In an “exceptional” emergency move, the FDA has greenlighted Remdesivir, an untested and experimental drug developed for the treatment of Ebola, to now be given to all hospitalized patients with advanced COVID-19 lung infections:
The results of US trials of antiviral drug remdesivir for treating coronavirus are encouraging, but it is too early to celebrate, the CEO of the drugmaker’s Israel branch said in an interview Monday.
The drug last week received fast-track FDA approval for emergency use in treating COVID-19.
“Initial results are encouraging, but it is important to note that the measure taken by the Food and Drug Administration was exceptional. It approved the emergency use of the drug to respond to the global pandemic which is an extraordinary situation,” Ofra Feinmesser of Gilead Sciences Israel told the Ynet news website.
“The drug is still in the trial stage, but has been authorized for emergency use, which means that in the United States it will be used as a treatment for hospitalized patients. The drug is still a trial drug, which means that we are continuing to study it in order to gather data to prove its safety and efficacy.”
…Remdesivir is a broad-spectrum antiviral medication originally developed for the treatment of Ebola.
Last Friday, the FDA cleared Gilead Sciences’ intravenous drug for hospitalized patients with “severe disease,” such as those experiencing breathing problems requiring supplemental oxygen or ventilators.
“This was lightning speed in terms of getting something approved,” said FDA commissioner Stephen Hahn, calling the drug “an important clinical advance.”
The FDA acted after preliminary results from a government-sponsored study showed that remdesivir shortened the time to recovery by 31 percent, or about four days on average, for hospitalized COVID-19 patients.
Those given the drug were able to leave the hospital in 11 days on average vs. 15 days for the comparison group. The drug may also help avert deaths, but the effect on mortality rates, if it exists, is not yet clear…
The FDA said preliminary results from the government study warranted Friday’s decision, though regulators acknowledged “there is limited information known about the safety and effectiveness of using remdesivir.”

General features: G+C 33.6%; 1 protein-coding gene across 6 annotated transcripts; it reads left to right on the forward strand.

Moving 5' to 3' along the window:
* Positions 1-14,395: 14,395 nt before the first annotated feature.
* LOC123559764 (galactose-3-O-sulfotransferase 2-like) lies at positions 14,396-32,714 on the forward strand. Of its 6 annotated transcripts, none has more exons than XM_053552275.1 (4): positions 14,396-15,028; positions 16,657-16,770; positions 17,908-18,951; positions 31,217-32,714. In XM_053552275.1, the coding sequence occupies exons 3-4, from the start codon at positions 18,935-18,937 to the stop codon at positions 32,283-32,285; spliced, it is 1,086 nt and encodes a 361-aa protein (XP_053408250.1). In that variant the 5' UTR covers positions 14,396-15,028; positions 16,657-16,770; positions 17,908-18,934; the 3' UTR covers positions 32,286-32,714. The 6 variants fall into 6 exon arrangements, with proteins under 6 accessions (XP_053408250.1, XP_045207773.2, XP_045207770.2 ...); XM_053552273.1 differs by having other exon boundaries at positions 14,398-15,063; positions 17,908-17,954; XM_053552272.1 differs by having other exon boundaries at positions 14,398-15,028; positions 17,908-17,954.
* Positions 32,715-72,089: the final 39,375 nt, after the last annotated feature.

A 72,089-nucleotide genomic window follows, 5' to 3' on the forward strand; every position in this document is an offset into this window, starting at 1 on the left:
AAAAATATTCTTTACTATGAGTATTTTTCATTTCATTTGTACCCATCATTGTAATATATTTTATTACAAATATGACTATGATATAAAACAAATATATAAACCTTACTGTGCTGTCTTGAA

The drug’s side effects include potential inflammation of the liver and problems related to its infusion, which could lead to nausea, vomiting, sweating and low blood pressure. Information about dosing and potential safety issues will be provided to physicians and patients, the FDA said.
The National Institutes of Health’s Dr. Anthony Fauci said last Wednesday the drug would become a new standard of care for severely ill COVID-19 patients. Remdesivir, which blocks an enzyme the virus uses to copy its genetic material, has not been tested on people with milder illness.
The FDA authorized the drug under its emergency powers to quickly speed the availability of experimental drugs, tests and other medical products during public health crises.
In normal times the FDA requires “substantial evidence” of a drug’s safety and effectiveness, usually through one or more large, rigorously controlled patient studies. But during public health emergencies the agency can waive those standards and require only that an experimental treatment’s potential benefits outweigh its risks.
Gilead has said it will donate its currently available stock of the drug and is ramping up production to make more. It said the US government would coordinate distribution of remdesivir to parts of the country that need it most.
What Fauci stated about Remdesvir becoming “standard of care” for COVID-19 amounts to a potentially huge financial windfall for Gilead-Israel.
“Standard of Care” in medical parlance means that this drug will be used on every patient in hospitals with advanced COVID-19-related breathing problems.
The “Standard of Care” designation is what every drug company aspires toward with any drug, and without proper testing of its effectiveness or safety, Fauci has already tentatively granted Remdesivir that coveted status.
Only an ‘antisemite’ would question the sagacity or motivation of such an unprecedented move by the FDA in favor of this drug.
After all, only a couple of weeks ago the FDA greenlighted another questionable Israeli drug — one used to treat erectile dysfunction — to treat COVID-19.
But recall how the FDA dragged its feet over even allowing the cheap, safe and effective hydroychloroquine to be tested on COVID-19 patients, despite overwhelming anecdotal evidence that it was actually curing many patients, not merely reducing their hospital stays by four days, as is the case with the expensive Remdesivir.
We reported in November of 2019, just a few months prior to the “pandemic” outbreak, that the FDA announced it was opening a satellite office in Tel Aviv to help fast-track Israeli drugs to the U.S. market.
But let’s not jump to any ‘antisemitic’ conclusions.
Any ‘exceptional’ or ‘unprecedented’ or preferential treatment Israeli drug companies receive from the FDA, of course, “must be” well-deserved.